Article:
A – Z Romantic Comedy Movies

In continuing with my A-Z listings theme that I have used before, (A – Z Books for Adults; A – Z If I Were Stranded on a Deserted Island)  I have gone with one of my go-to types of movies, romantic comedy.

I did have to take a little poetic license with a couple, and there is one of those that is a stretch to make it a rom-com, but I’m not the one who names the movies. Let me just tell you, those people are sort of stingy about using the letter Q!

Hope you enjoy this. If you haven’t seen these, I highly recommend them all!

A*American President, The (Michael Douglas, Annette Bening)      [Amazon, IMDB]

BBreakfast At Tiffany’s (Audrey Hepburn, George Peppard)     [Amazon, IMDB]

CClueless (Alicia Silverstone, Stacey Dash, Brittany Murphy)     [Amazon, IMDB]

A - Z Romantic Comedy Movies. A Propensity to Discuss Post.

DDeeds, Mr. (Adam Sandler, Winona Ryder)     [Amazon, IMDB]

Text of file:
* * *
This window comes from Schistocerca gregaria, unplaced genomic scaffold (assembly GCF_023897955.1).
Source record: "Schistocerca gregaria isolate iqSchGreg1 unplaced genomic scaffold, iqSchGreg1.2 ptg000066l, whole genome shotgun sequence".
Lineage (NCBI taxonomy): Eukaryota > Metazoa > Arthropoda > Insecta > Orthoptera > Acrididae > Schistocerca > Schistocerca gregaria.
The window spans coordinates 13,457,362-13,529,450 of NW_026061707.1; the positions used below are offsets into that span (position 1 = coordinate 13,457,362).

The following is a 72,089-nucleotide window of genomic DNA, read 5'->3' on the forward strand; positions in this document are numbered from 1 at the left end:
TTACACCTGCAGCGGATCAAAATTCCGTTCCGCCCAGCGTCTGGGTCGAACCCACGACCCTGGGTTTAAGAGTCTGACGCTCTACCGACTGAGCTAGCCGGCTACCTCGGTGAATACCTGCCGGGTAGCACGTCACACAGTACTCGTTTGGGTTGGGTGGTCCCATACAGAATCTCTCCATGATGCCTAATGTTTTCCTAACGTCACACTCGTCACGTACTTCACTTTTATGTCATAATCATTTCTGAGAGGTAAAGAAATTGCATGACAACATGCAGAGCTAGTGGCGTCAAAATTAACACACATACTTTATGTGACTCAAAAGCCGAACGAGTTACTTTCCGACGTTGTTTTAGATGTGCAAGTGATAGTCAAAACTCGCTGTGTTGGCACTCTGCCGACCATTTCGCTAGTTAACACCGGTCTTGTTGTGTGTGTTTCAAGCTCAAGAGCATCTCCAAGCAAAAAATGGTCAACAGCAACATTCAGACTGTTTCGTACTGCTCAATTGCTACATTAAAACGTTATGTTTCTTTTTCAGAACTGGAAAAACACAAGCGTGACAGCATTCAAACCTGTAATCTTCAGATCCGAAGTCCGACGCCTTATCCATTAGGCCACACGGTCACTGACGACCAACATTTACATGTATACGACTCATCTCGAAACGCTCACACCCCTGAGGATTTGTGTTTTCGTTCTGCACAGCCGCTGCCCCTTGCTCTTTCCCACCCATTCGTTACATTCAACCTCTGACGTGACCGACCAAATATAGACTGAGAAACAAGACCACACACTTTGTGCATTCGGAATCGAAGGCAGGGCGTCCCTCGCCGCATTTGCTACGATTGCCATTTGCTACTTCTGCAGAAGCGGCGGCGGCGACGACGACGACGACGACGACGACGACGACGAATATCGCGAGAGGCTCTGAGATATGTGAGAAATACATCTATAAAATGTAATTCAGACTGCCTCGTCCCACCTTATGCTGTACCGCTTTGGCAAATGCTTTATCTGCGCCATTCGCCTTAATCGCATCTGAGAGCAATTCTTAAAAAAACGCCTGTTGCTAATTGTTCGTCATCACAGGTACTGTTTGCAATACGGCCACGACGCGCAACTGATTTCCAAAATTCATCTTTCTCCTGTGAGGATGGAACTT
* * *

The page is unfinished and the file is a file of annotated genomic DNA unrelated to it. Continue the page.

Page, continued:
EEnchanted (Amy Adams, Patrick Dempsey)     [Amazon, IMDB]

FFailure To Launch (Matthew McConaughey, Sarah Jessica Parker)     [Amazon, IMDB]

A - Z Romantic Comedy Movies. A Propensity to Discuss Post.

GGrease (John Travolta, Olivia Newton-John)     [Amazon, IMDB]

H*- How To Lose A Guy In 10 Days (Kate Hudson, Matthew McConaughey)     [Amazon, IMDB]

IIt’s Complicated (Meryl Streep, Alec Baldwin, Steve Martin)     [Amazon, IMDB]

A - Z Romantic Comedy Movies. A Propensity to Discuss Post.

JJust Go With It (Adam Sandler, Jennifer Aniston)      [Amazon, IMDB]

KKnocked Up (Katherine Heigl, Seth Rogan)     [Amazon, IMDB]

LLife As We Know It (Josh Duhamel, Katherine Heigl)     [Amazon, IMDB]

A - Z Romantic Comedy Movies. A Propensity to Discuss Post.

M*My Big Fat Greek Wedding (Nia Vardalos, John Corbett)     [Amazon, IMDB]